Most rappers don’t talk about voting and the ones that do have mixed feelings about it. I remember one of my favorite rappers of all time saying a rap lyric that has stuck with me throughout the years:

“Y’all telling me that I need to get out and vote, huh, why?

Ain’t nobody black running but crac-kers, so, why

I got to register? I’m thinking of better shit to do with my time”

– Andre 3000 ‘Git Up, Get Out’

I don’t know if Andre 3000 really believed that or if it was simply an entertaining line for the song. I also don’t know if he still feels the same way. I now acknowledge that the song came out in 1994 when Andre 3000 was the tender age of 19. Unfortunately, this was a song I heard older men in my neighborhood play when I was the impressionable age of 8 years old, so I internalized not only the lyrics but the message, “voting is a waste of time and doesn’t help Black people. Don’t even bother doing it.” As I got older, more theories about why voting was irrelevant reinforced these early beliefs. Theories such as elections are rigged, and “they” already know who “they” want to win. Learning about voter suppression and gerrymandering further reinforced these beliefs that voting was a waste of my time.

Losing My Right To Vote

At the age of 25, I was charged and convicted of a non-violent federal conspiracy and incarcerated. As a Georgia resident, I lost my right to vote by now having a felony and would have to wait until I was released from prison and completed my mandatory supervised release before this right was restored. By this time in my life, losing the right to vote was the last thing I cared about. My life felt as though I lived as an outcast on the margins of society. I was used to making money in the black market, so I never paid taxes or filed a tax return. I did not care about which president was going to give my household tax breaks or increase my taxes. I did not pay taxes. My first tax return I ever filed was at the age of 30.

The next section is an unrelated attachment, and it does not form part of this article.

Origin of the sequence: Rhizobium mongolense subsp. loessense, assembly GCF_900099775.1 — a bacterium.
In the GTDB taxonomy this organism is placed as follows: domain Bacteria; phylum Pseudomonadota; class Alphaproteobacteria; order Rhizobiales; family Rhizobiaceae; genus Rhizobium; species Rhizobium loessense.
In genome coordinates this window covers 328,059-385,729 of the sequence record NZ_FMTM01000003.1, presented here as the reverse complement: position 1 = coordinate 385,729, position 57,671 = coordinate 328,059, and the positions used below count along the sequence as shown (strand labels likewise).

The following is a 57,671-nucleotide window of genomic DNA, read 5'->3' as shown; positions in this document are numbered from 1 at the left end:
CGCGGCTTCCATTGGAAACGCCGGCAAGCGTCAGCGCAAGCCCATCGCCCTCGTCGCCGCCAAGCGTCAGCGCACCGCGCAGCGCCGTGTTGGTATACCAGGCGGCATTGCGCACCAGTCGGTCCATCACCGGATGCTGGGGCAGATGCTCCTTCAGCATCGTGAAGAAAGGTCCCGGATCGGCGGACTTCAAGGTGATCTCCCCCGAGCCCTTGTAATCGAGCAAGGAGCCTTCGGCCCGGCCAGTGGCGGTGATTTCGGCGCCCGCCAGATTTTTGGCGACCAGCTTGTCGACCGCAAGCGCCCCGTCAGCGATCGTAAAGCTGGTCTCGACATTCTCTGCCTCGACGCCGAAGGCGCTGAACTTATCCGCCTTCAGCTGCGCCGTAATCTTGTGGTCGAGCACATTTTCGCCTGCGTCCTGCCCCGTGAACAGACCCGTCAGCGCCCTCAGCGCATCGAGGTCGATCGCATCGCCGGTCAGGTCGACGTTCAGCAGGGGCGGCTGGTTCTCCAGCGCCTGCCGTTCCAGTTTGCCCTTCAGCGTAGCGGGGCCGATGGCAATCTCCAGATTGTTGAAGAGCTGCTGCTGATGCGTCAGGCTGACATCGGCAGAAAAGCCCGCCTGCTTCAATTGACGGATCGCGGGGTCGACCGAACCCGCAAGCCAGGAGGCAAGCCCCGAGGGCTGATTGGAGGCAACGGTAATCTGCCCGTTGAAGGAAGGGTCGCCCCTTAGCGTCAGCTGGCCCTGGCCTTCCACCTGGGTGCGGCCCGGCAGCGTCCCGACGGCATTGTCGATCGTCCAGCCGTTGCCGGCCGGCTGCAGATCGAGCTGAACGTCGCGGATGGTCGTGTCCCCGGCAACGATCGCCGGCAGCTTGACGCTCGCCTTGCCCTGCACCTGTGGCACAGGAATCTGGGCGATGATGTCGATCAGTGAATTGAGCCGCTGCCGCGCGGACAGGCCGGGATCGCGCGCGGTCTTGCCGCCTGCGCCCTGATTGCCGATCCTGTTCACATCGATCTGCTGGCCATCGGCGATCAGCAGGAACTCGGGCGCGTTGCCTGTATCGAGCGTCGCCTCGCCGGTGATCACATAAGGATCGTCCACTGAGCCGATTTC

When I was released from prison, losing the right to travel internationally without written permission, the right to possess a firearm and the right to receive public assistance were all far more important to me than the right to vote. From my perspective, it was inconsequential; it was for other people to fight over and get emotional about. It had no bearing on my life. For a politician to give speeches and make promises to me during campaign time that they would not be responsible for honoring was so unlike the code of how I lived my life, I could care less about the elections. And, if they somehow surprised everyone and did do what they said they were going to do, it would be years before the effect could be felt by people at the bottom like me. Delayed gratification was still not a concept I could invest my hopes and dreams in. This led to me not being invested in the outcome of elections or caring about how they affected me or my community. The result would be the same for me; I would still be a Black man who had to struggle each and every day to find success in White America. Even if there was a Black president, I could not relax; life would be the same as it always has been, a struggle.